Humpback whales, sharks and a massive crab - the Southwest Pacific expedition begins!
We’re just a few days into our six-week marine expedition around the Southwest Pacific but it seems like much longer. A lot has happened in a short amount of time.
Our team of researchers and scientific divers gathered in Noumea and before we could head off Auckland Museum’s Dr Tom Trnski and Severine Hannam had to work through the paperwork and permits for the Noumea – Suva leg of the expedition.
We all embarked then disembarked to clear immigration, our divers carried out a test dive and then it was time for a pre-expedition briefing which included a discussion about the nasties to look out for underwater. Some of the nasties on the watchlist: crown of thorns starfish (they get their name from their venomous thorn-like spines) and sting rays - which we’d already spotted near the wharf.
After final preparations we were ready to set off and after 10 hours of sailing overnight from the lagoon on New Caledonia we anchored at Banc de l’Orne.
The day dawned clear with dive-friendly conditions and our researchers, including 12 divers on the reef, have already recorded approximately 75 different species of fishes - the most abundant being damsel fish. A highlight to date for Tom (an ichthyologist or fish expert) is an as-yet unidentified 2cm scorpion-fish-like species. Over 40 different invertebrates specimens have also been collected, sorted and catalogued.
We were also incredibly fortunate to enjoy the company of humpback whales during our time at Banc de l’Orne. First we were greeted by a humpback whale swimming alongside the ship as we ate our breakfast and then a number or humpbacks were surfacing and breaching throughout the day.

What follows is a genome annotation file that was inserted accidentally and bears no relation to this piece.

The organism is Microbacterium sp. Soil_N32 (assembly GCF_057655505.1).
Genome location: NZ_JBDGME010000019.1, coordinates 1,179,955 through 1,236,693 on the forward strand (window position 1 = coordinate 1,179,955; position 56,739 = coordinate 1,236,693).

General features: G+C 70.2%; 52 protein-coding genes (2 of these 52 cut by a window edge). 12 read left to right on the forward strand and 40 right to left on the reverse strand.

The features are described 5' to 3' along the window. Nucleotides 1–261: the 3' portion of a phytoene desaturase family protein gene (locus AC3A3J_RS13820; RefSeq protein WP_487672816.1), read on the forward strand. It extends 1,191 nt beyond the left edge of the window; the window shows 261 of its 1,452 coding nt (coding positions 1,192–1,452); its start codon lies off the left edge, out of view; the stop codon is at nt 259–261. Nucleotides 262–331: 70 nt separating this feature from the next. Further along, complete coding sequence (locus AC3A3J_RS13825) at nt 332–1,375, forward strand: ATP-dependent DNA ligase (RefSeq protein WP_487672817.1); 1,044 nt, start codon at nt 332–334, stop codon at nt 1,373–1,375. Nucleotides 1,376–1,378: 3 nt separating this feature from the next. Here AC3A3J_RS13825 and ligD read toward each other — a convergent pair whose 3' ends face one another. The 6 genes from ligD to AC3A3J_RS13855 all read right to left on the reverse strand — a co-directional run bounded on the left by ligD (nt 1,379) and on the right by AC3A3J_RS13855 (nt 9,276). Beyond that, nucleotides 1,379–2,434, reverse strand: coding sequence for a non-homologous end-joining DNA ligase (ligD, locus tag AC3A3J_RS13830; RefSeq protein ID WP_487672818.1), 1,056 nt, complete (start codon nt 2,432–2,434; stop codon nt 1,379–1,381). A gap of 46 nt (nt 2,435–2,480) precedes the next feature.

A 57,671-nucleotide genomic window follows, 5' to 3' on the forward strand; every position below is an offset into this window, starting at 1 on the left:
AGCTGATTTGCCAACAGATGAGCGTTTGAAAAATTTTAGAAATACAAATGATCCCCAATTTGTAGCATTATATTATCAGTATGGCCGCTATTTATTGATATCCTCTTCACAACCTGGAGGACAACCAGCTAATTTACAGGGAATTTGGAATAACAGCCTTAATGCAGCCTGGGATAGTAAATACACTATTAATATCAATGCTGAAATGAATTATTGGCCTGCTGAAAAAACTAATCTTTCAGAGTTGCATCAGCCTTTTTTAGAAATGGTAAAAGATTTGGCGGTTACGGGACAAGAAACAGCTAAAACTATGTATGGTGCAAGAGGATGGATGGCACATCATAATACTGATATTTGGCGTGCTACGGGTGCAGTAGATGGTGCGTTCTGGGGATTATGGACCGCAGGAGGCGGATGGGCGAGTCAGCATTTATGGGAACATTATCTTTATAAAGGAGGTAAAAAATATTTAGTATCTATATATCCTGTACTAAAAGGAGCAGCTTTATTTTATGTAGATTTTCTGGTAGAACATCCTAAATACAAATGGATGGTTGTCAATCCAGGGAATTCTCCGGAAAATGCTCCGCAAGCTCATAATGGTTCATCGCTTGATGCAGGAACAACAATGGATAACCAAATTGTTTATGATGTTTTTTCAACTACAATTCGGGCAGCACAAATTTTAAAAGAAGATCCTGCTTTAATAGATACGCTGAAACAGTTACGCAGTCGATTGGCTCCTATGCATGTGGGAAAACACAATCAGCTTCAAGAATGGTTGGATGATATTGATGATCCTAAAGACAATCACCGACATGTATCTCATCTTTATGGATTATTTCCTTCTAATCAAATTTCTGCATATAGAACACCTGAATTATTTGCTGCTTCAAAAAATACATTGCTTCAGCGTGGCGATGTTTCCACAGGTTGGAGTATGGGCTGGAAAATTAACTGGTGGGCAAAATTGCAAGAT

Our nine baited remote underwater videos (or BRUVs) have already recorded three species of shark including grey reef, white tip reef, and sandbar. Everything recorded by the BRUVs on our expedition will make an important contribution to worldwide efforts to assess coral reef sharks and rays and to build greater understanding of how the impact of changing ecosystems.
We are also using a fish trap to build a picture of different species at greater depths - we dropped the trap to 259m and found moray eels (which are generally regarded as a shallow dwelling species), a good size deep water grouper and a massive crab – which is being picked as the highlight to date for a number of the others on board!
As I write this it’s nearly 10pm at night and we are now at anchor off the South-Western coast of Walpole Island but the research team is still working - cataloguing and photographing samples and reorganising the gear ahead of what promises to be another busy day.
Post by: Auckland Museum
Auckland War Memorial Museum tells the story of New Zealand, its people, and their place in the Pacific.